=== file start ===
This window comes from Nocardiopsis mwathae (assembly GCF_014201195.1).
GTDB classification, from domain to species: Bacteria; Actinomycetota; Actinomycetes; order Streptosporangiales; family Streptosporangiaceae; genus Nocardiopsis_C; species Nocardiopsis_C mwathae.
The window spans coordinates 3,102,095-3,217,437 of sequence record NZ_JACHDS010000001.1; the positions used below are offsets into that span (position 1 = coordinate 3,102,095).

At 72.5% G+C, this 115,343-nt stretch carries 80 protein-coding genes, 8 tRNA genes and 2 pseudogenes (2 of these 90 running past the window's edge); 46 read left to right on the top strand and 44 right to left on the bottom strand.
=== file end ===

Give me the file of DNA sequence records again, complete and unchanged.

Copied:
This window comes from Nocardiopsis mwathae (assembly GCF_014201195.1).
GTDB classification, from domain to species: Bacteria; Actinomycetota; Actinomycetes; order Streptosporangiales; family Streptosporangiaceae; genus Nocardiopsis_C; species Nocardiopsis_C mwathae.
The window spans coordinates 3,102,095-3,217,437 of sequence record NZ_JACHDS010000001.1; the positions used below are offsets into that span (position 1 = coordinate 3,102,095).

At 72.5% G+C, this 115,343-nt stretch carries 80 protein-coding genes, 8 tRNA genes and 2 pseudogenes (2 of these 90 running past the window's edge); 46 read left to right on the top strand and 44 right to left on the bottom strand.